It is a gloriously beautiful yet bitingly cold icy winter morning. We have arrived in the busy port of Skarvik in Gothenburg ready to check out our recently delivered petrol pump. It is an important installation. If the pump does not work, the port will soon have problems dealing with all the petrol transported here on tankers from all over the world.
Part of a large network
Nicklas Ohldin, project manager from the port of Gothenburg welcomes us. After routine checks to enter the port, we take the car a few hundred metres to the pump. The area is full of pipelines of different dimensions moving fuel to and from different locations in the port. In from the tankers and out via the main pipeline network up into the storage tanks, or the other way round.
“The pump operation itself is either via a pump at the terminal or a pump on board the tanker, depending on whether you are loading or unloading petrol,” Nicklas explains. “These flows are of the order of 1200 m3/h. Since several customers use the same pipeline, you have to empty it after completion of the pump operation. After that we use the new pump from Armatec to empty the low points via a smaller parallel pipe system.”
On average, the pump is in operation half an hour each time and empties around 60 to 80 cubic metres of petrol from the main pipeline network.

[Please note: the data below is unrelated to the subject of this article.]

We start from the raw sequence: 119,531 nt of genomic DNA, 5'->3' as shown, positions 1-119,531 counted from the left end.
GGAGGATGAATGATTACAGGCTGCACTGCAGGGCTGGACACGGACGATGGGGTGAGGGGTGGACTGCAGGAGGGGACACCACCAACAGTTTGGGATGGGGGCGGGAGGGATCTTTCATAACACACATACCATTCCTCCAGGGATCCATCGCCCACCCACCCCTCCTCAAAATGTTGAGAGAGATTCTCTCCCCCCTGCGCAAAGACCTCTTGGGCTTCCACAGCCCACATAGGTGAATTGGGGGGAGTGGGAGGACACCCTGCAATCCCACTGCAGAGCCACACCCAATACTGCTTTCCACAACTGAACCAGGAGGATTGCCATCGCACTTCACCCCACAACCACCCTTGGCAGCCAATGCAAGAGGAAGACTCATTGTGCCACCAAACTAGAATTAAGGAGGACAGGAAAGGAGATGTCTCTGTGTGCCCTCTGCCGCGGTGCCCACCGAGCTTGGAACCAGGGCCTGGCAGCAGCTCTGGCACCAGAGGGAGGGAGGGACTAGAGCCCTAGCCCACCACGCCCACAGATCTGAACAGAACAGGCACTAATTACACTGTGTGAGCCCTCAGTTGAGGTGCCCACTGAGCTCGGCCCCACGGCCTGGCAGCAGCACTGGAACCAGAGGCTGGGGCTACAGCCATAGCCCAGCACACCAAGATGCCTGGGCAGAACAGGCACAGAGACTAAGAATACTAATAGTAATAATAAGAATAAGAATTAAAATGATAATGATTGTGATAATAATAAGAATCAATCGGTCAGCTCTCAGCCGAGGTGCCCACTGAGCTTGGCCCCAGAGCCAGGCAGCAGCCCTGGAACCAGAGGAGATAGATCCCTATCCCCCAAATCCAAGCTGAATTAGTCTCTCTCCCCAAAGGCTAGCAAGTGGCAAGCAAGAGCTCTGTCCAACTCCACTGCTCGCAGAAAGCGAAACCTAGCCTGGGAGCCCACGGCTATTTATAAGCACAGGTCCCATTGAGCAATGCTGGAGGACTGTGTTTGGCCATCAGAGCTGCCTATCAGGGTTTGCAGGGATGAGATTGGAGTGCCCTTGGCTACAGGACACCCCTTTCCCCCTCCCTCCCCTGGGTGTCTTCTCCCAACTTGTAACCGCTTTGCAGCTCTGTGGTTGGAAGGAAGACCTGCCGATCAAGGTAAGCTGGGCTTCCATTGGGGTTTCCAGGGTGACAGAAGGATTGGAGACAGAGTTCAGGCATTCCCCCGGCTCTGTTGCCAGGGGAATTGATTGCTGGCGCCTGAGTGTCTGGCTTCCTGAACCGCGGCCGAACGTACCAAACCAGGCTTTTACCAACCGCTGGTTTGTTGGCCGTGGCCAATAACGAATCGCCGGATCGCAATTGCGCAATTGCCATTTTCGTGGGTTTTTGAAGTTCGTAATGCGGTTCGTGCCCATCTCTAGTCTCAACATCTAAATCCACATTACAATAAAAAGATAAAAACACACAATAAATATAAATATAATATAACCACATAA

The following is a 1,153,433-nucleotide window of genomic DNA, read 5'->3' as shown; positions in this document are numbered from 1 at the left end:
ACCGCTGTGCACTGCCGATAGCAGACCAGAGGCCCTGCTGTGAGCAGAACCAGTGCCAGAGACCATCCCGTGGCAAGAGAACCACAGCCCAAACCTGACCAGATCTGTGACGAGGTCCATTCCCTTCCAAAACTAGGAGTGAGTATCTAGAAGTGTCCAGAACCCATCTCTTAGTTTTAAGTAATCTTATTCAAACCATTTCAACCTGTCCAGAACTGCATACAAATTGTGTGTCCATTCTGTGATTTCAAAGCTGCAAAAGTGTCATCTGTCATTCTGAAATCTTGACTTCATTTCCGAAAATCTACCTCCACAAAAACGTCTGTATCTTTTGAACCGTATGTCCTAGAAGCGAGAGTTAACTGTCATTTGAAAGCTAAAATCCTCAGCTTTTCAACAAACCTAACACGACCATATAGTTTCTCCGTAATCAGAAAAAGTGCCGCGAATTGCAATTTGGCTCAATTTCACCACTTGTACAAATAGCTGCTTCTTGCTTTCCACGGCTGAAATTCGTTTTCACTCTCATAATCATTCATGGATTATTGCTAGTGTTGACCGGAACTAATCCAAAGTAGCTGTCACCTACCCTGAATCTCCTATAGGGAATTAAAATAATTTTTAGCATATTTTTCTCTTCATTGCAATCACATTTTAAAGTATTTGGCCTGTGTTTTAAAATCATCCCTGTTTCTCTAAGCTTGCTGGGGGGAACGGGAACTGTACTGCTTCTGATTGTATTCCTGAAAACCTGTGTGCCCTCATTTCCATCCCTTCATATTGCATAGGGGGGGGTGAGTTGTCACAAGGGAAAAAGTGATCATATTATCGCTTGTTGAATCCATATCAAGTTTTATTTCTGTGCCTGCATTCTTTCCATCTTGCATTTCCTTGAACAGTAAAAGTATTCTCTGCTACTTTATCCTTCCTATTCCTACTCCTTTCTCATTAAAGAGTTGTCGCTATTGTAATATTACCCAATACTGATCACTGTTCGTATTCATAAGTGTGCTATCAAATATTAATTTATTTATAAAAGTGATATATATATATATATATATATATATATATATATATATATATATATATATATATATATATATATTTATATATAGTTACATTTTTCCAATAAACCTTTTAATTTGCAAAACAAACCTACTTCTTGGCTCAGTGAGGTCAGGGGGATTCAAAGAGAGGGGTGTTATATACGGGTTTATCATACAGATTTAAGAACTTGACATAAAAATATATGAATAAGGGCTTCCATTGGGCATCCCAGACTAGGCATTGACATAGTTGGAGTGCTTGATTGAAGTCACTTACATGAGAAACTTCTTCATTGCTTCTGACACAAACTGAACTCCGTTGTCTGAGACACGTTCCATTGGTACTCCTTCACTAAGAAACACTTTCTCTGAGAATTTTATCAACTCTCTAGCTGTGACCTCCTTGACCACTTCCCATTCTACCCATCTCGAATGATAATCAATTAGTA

Adapted to the environment
The new pump comes from Flowserve SIHI. It is a self-aspirating centrifugal pump which in this case is mounted horizontally on a cast base. The former pump was also from Flowserve SIHI and had served the port both long and well.
"This is an excellent pump for the tough conditions in the port," says Ola Johnsson, Marketing & Product Manager for Pumps at Armatec. “It handles both gases and liquids and is also EX-classified. No risk of it creating sparks or causing any kind of ignition."
The new pump with associated pipelines and other components was built as a parallel system to the existing one. When everything was ready, the old system was closed down at the same time as the new one was opened.
"It has been a good process all the way with Armatec," Nicklas notes. “There is always a long delivery time for pumps, almost half a year, just as for some valves for industrial use. But everything went well, and we even got the pump slightly ahead of the promised time."
The pump is operational, and everything works well. There is a spare pump available and since all petrol pumps are of the same type, storage of spare parts is easier.
Our visit is over, and we thank Nicklas for his time. It is still freezing outside, but we are warm inside knowing that the pump is working to satisfaction.
No sparks. The pump from Flowserve SIHI is EX-classified – a requirement from the port of Gothenburg.
Given location. The location was decided beforehand, but it looks like Janne is saying “The pump will be here” – just like Gustav II Adolf pointed out where the city of Gothenburg would be.